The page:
The chances of ever breaking eye contact with former Black Flag frontman Henry Rollins are tiny and for a good reason. A singer, actor and all-around lover of the arts, Rollins is renowned for being one of the most intense people in music. It is a blessing and a curse. Rollins has established himself as one of the most iconic frontmen ever to have graced the stage and one of the most captivating orators around, thanks to his bellicose character.
Although people, often conservatives and punk gatekeepers, have been offended by Rollins’ refusal to sit on the fence on any topic, this is what has endeared him to the righteous. Rollins’ opinionated nature is what marks him out from the majority of celebrities, and musicians, as today, many in the entertainment world are afraid of voicing their opinions. Whilst this is due to a multitude of reasons, Rollins remains a refreshing voice, using his status for good.
Aside from more political matters, the area where Rollins’ indomitable passion is best put to use is when he discusses music. A real geek when it comes to music, his knowledge on the topic is extensive. He’s music’s resident historian, and it’s through people such as he that we get nuggets of golden information that diverge from the constantly recycled tales we hear time and time again.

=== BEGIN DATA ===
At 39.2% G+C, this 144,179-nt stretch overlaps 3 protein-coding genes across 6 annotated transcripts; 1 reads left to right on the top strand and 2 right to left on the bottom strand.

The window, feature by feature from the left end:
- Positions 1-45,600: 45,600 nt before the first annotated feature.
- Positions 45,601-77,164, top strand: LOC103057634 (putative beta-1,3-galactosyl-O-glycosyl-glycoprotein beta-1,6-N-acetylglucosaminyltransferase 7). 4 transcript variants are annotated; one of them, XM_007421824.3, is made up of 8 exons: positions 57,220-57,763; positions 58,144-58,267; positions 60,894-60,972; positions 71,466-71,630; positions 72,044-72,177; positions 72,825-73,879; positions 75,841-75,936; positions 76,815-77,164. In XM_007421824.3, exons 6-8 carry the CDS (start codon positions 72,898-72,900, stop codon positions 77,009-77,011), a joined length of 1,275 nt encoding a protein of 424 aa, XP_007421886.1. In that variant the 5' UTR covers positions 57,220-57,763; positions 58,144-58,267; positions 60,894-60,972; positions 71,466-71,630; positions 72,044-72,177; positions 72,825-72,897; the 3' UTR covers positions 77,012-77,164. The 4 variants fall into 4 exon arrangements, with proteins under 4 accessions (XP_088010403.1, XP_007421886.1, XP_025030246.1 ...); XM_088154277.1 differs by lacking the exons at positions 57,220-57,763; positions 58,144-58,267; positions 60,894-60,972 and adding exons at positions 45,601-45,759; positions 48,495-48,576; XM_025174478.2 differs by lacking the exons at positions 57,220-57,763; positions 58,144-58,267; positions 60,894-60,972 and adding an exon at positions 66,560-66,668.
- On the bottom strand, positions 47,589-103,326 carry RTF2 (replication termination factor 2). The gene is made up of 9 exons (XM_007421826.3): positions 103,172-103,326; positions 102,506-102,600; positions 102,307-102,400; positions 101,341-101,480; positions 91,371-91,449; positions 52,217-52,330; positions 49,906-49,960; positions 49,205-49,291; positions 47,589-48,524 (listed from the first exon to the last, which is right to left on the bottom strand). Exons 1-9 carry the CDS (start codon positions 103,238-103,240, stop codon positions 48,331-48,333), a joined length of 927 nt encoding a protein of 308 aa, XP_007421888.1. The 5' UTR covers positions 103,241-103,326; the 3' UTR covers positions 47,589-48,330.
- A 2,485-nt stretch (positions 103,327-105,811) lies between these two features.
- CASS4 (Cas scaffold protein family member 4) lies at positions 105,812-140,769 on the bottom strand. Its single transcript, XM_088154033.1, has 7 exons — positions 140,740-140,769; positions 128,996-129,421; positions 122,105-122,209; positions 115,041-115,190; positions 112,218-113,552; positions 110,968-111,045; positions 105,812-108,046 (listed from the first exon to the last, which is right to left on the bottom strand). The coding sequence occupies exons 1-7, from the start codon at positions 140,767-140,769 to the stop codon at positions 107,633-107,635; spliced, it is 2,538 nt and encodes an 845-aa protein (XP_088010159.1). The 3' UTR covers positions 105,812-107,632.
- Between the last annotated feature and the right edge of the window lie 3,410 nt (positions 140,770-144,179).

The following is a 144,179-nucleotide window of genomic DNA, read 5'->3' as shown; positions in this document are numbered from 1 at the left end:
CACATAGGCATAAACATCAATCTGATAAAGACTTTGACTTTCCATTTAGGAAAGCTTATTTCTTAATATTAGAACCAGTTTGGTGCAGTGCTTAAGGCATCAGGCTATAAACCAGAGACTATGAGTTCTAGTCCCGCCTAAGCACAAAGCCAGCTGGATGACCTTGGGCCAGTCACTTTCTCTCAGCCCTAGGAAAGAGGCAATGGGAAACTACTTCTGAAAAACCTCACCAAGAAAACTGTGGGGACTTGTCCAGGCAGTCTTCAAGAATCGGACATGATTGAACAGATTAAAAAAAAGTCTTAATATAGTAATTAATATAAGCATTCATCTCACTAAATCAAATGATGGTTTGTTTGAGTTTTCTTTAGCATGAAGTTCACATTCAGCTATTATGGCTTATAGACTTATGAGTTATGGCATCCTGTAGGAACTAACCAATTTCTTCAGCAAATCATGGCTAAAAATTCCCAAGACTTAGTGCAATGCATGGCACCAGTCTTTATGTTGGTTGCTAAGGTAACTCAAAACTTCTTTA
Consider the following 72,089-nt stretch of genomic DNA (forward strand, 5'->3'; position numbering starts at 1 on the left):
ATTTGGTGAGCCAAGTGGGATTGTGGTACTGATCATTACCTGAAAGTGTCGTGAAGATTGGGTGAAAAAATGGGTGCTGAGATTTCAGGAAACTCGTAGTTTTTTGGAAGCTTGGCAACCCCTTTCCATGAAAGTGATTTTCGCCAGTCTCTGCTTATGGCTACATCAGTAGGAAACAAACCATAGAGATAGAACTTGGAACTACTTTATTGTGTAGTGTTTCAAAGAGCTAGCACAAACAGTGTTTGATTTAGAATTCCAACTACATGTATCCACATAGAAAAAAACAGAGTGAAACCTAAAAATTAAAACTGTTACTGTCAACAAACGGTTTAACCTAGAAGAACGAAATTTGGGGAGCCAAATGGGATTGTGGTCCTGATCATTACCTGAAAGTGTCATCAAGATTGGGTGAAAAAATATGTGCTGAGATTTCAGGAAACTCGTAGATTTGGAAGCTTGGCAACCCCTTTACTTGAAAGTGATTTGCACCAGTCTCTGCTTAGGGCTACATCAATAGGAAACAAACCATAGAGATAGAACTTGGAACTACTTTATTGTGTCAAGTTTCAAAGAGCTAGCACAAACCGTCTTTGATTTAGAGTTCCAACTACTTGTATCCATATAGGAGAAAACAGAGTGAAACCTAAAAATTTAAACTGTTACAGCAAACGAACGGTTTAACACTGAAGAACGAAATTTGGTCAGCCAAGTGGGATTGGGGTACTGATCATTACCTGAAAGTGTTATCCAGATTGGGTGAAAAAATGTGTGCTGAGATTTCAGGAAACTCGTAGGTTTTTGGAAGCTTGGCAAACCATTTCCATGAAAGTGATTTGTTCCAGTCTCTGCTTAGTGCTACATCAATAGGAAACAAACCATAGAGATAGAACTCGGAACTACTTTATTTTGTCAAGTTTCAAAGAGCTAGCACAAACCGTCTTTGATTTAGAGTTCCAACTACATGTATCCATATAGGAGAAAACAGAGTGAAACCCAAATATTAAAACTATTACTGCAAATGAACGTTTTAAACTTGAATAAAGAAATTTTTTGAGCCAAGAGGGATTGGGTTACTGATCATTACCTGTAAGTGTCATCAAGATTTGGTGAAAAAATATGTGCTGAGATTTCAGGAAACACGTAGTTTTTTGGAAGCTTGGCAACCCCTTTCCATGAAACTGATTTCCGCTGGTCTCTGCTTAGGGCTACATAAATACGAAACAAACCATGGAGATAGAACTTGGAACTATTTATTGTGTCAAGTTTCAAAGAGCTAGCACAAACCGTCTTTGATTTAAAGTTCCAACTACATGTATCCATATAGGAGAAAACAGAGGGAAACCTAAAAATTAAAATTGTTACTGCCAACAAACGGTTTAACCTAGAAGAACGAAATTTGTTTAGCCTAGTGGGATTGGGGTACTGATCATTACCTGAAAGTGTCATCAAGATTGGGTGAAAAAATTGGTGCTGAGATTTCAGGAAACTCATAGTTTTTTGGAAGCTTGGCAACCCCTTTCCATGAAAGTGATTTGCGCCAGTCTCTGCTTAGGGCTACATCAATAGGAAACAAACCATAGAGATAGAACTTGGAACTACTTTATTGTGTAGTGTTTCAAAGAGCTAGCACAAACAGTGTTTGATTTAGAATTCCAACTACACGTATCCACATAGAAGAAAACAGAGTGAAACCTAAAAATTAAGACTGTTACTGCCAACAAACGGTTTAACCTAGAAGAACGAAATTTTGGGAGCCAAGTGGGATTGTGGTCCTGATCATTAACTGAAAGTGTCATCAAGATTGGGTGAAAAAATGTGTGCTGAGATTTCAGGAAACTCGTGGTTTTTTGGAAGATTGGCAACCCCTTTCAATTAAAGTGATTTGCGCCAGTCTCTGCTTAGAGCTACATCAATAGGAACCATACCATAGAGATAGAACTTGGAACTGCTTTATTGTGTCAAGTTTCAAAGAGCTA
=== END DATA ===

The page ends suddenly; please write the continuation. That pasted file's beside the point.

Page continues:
In the past, Rollins has shared insight on everyone from Pere Ubu to Jimi Hendrix and Roky Erickson. He’s akin to a musical version of Noam Chomsky or even Bertrand Russell, possessing knowledge of musicians that you wouldn’t expect him to. Duly, you could sit and listen to him talk about music for hours, as it’s always a worthwhile lesson.
Rising from the underground to the status he enjoys today, he invariably has his finger on the pulse and continues to be a respected voice on mainstream and more niche acts.
One figure who he’s shared some incredible praise on is Dave Navarro, alt-metal legends Jane’s Addiction’s resident guitar hero. Whilst Navarro is revered in the rock scene, in the mainstream, he’s constantly overlooked in favour of other guitarists, who may be flashier, but have nothing on his unique style and technical proficiency.
Of his friend Navarro, Rollins said simply: “He’s one of the last great guitarists”. Unsurprisingly, Rollins is bang on the money. Whether it be ‘Stop!’, ‘Been Caught Stealing’, or ‘Mountain Song’, Navarro has given us many moments over the years that confirm his talent. Arguably though, his masterpiece is ‘Three Days’ from Jane’s Addiction’s 1990 album Ritual de lo Habitual.
A long and meandering piece wherein Navarro covers every inch of the fretboard, playing atmospheric picking patterns as well as a couple of blistering solos, if you’ve never heard the track before, you’ll be in agreement that Dave Navarro is a wholly underrated guitarist in the mainstream discussion. Reflecting the degree of his talent, Navarro was the man Guns N’ Roses wanted to replace Izzy Stradlin, but he was too good for that position.
Listen to Jane’s Addiction ‘Three Days’ below.